Dismiss Notice
Join Physics Forums Today!
The friendliest, high quality science and math community on the planet! Everyone who loves science is here!

A Hidden Measurements Interpretation

  1. May 18, 2016 #1
    I've been reading up on HMI, and the claims its proponents make are pretty impressive. I'm struggling to understand some details though, so I'm hoping someone here is more familiar with it.

    In http://www.vub.ac.be/CLEA/aerts/publications/1998Berlin.pdf, the authors describe a "macroscopic quantum machine", which for a single particle state does an impressive job of replicating QM. I can't quite see how the machine can be extended to multiparticle states though.. They mention extending this to an EPR-type experiment but they don't go into any details on exactly how two independent measurement devices would be represented macroscopically.

    It seems to me like there would necessarily be a serious non-locality to any version of this theory, since the random measurement processes need to be correlated with each other, even though they can have an arbitrarily large space-like separation. Introducing real non-locality requires some limiting mechanism so that locality will be restored in larger systems, and I can't find any attempt to address this in HMI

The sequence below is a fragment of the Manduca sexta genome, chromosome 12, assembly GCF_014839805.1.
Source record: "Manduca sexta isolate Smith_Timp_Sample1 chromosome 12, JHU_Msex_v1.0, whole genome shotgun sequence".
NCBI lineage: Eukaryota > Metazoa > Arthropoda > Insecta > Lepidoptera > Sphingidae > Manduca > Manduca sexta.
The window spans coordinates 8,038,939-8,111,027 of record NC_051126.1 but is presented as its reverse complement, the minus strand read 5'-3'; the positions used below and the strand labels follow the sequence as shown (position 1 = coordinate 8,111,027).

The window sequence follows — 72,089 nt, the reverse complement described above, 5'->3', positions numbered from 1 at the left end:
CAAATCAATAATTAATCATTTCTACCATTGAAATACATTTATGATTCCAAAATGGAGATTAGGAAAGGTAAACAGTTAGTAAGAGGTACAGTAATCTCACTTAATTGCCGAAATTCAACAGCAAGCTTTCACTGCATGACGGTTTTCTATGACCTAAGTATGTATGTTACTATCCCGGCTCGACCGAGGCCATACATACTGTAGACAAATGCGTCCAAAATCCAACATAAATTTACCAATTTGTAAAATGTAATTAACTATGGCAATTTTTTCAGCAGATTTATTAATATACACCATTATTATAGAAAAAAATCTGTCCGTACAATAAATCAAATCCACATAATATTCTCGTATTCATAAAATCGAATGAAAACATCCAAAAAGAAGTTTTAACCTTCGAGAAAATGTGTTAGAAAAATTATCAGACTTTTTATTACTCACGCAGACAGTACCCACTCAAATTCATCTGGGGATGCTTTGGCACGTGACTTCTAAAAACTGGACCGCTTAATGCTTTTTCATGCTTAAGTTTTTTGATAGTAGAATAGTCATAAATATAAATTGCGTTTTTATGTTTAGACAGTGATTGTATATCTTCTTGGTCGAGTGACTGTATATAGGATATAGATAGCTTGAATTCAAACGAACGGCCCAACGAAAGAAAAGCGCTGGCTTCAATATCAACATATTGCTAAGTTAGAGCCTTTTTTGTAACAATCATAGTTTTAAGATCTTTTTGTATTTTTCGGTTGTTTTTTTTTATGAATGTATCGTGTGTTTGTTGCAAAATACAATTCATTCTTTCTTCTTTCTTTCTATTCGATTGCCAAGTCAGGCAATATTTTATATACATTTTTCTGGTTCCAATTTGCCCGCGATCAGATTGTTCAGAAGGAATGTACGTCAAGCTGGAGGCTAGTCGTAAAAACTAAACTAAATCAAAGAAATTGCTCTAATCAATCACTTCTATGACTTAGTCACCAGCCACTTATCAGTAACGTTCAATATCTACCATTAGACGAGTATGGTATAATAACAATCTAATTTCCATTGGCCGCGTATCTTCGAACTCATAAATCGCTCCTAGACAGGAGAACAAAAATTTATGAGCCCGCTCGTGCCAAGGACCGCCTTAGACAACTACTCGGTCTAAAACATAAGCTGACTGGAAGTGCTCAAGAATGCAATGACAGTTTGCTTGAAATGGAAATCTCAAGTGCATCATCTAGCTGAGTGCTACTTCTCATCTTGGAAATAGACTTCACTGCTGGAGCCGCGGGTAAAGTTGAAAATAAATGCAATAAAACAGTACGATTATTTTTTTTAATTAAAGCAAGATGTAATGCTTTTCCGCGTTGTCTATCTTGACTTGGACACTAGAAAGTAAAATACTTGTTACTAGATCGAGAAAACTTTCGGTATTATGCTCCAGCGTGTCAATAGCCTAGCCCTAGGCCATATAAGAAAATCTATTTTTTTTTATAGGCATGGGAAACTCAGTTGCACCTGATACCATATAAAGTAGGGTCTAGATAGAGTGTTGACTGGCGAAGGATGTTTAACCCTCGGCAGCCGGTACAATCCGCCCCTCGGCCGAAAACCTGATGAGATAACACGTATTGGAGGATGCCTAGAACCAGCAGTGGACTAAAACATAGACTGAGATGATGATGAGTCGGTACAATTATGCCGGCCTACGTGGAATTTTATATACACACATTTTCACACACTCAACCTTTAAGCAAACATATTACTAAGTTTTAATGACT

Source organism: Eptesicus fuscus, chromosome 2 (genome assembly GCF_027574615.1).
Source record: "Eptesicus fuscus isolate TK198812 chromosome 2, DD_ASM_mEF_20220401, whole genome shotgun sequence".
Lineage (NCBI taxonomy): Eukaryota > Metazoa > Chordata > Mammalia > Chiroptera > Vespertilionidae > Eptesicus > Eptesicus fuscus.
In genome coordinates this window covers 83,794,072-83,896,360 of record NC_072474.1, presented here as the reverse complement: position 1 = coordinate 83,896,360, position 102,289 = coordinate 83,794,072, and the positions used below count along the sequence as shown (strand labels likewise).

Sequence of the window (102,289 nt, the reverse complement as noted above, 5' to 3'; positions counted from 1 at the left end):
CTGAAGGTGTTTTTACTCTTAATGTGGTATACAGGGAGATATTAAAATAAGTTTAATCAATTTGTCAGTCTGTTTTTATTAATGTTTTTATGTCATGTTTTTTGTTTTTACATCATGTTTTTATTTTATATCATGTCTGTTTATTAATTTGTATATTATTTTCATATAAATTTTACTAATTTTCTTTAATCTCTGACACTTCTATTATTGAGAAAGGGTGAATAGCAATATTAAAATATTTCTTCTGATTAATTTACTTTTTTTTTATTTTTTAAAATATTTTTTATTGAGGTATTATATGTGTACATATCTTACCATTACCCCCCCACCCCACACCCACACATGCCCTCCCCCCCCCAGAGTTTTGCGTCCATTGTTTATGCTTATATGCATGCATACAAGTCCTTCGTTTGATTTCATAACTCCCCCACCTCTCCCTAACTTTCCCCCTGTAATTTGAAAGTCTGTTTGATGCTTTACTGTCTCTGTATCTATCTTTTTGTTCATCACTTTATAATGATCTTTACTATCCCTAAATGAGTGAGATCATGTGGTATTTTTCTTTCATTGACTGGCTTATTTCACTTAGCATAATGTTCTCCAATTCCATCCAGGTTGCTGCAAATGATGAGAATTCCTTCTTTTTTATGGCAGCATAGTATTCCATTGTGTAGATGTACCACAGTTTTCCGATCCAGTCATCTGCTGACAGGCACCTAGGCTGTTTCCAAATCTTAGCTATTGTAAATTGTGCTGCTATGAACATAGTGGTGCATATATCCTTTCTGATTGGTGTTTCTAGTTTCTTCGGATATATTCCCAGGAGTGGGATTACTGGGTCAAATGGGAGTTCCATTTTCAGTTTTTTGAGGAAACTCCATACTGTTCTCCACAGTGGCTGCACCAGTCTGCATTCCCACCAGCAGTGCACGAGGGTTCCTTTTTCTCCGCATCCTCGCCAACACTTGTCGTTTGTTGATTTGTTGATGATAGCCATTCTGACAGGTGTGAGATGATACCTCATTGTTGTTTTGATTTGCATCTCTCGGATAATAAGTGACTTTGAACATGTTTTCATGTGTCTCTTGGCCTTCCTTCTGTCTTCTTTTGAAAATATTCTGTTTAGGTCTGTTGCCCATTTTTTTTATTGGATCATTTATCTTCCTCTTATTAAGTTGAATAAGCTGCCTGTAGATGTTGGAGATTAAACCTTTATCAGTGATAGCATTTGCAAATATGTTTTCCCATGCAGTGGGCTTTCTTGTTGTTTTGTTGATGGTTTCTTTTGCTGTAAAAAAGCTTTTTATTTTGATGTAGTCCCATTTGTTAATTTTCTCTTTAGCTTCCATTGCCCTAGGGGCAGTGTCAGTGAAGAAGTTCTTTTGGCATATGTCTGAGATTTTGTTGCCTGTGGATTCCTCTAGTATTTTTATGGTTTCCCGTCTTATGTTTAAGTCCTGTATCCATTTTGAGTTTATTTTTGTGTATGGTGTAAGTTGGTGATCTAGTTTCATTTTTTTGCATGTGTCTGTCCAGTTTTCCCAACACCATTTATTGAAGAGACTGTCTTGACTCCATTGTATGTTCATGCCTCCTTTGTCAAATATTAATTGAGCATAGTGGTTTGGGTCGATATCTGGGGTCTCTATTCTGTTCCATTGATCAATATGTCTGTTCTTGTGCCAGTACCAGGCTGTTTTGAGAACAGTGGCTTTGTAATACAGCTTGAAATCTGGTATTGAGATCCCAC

2. jcsd
  3. May 18, 2016 #2
    Give me time and I'll dig up some emails I had with one of the people who worked with Aerts on experiments regarding his HM interpretation.
  4. May 18, 2016 #3
    Awesome, that would be great!
  5. May 19, 2016 #4


    User Avatar
    Science Advisor

    Reading the paper, this interpretation just sounds like a roundabout way of saying measurement results are probabilistic.

    They make a big deal out of defining a "machine" that acts like a spin, but that's not a hard task. Computers can trivially simulate single spins, and I don't see how doing it with an elastic stretched across a sphere adds much to that conclusion. The hard thing isn't simulating spins, it's simulating entangled spins; making a machine that violates Bell inequalities under space-like separations. Of course they don't do that, they simply assume non-locality.

    So I'm really not sure how this interpretation differs from Copenhagen. It just seems like a mechanization of collapse. Do they at least manage to discard the interactions with a hazily defined "classical world"?
  6. May 19, 2016 #5
    This pretty much sums up my response to the paper, which is why I made this post. I would hope that we're simply missing something, based on the claims made by supporters of this interpretation. Maybe it is really just as trivial as it sounds, but if there is something more to it I'd like to know
  7. Jun 1, 2016 #6
  8. Jun 7, 2016 #7
    If anyone could shed some further light on this that would be great, Stevie?
Share this great discussion with others via Reddit, Google+, Twitter, or Facebook

Have something to add?
Draft saved Draft deleted